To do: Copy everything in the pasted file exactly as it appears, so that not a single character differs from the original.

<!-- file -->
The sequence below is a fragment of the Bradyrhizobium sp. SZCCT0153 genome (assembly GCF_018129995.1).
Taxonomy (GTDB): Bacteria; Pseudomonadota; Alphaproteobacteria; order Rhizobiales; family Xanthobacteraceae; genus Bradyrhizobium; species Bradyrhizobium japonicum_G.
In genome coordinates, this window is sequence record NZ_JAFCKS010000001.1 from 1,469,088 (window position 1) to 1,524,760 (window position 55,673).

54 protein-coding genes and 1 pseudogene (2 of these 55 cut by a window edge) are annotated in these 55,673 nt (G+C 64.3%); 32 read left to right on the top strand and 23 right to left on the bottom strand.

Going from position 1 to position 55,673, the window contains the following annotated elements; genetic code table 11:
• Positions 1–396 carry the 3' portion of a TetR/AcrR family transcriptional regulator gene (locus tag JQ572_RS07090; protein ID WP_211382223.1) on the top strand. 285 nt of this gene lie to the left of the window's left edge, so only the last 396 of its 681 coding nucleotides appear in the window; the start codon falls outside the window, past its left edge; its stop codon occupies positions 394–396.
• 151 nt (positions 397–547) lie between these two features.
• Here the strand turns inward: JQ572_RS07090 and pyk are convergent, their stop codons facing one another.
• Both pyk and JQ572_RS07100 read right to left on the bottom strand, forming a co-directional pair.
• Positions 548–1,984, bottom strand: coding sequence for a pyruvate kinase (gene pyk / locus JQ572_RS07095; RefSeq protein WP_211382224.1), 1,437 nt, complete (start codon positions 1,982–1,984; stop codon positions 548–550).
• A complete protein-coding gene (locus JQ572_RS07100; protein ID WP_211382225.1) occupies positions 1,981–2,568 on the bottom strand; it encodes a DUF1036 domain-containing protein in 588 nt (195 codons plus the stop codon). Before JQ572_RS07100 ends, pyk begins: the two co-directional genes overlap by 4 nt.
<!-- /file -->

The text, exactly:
The sequence below is a fragment of the Bradyrhizobium sp. SZCCT0153 genome (assembly GCF_018129995.1).
Taxonomy (GTDB): Bacteria; Pseudomonadota; Alphaproteobacteria; order Rhizobiales; family Xanthobacteraceae; genus Bradyrhizobium; species Bradyrhizobium japonicum_G.
In genome coordinates, this window is sequence record NZ_JAFCKS010000001.1 from 1,469,088 (window position 1) to 1,524,760 (window position 55,673).

54 protein-coding genes and 1 pseudogene (2 of these 55 cut by a window edge) are annotated in these 55,673 nt (G+C 64.3%); 32 read left to right on the top strand and 23 right to left on the bottom strand.

Going from position 1 to position 55,673, the window contains the following annotated elements; genetic code table 11:
• Positions 1–396 carry the 3' portion of a TetR/AcrR family transcriptional regulator gene (locus tag JQ572_RS07090; protein ID WP_211382223.1) on the top strand. 285 nt of this gene lie to the left of the window's left edge, so only the last 396 of its 681 coding nucleotides appear in the window; the start codon falls outside the window, past its left edge; its stop codon occupies positions 394–396.
• 151 nt (positions 397–547) lie between these two features.
• Here the strand turns inward: JQ572_RS07090 and pyk are convergent, their stop codons facing one another.
• Both pyk and JQ572_RS07100 read right to left on the bottom strand, forming a co-directional pair.
• Positions 548–1,984, bottom strand: coding sequence for a pyruvate kinase (gene pyk / locus JQ572_RS07095; RefSeq protein WP_211382224.1), 1,437 nt, complete (start codon positions 1,982–1,984; stop codon positions 548–550).
• A complete protein-coding gene (locus JQ572_RS07100; protein ID WP_211382225.1) occupies positions 1,981–2,568 on the bottom strand; it encodes a DUF1036 domain-containing protein in 588 nt (195 codons plus the stop codon). Before JQ572_RS07100 ends, pyk begins: the two co-directional genes overlap by 4 nt.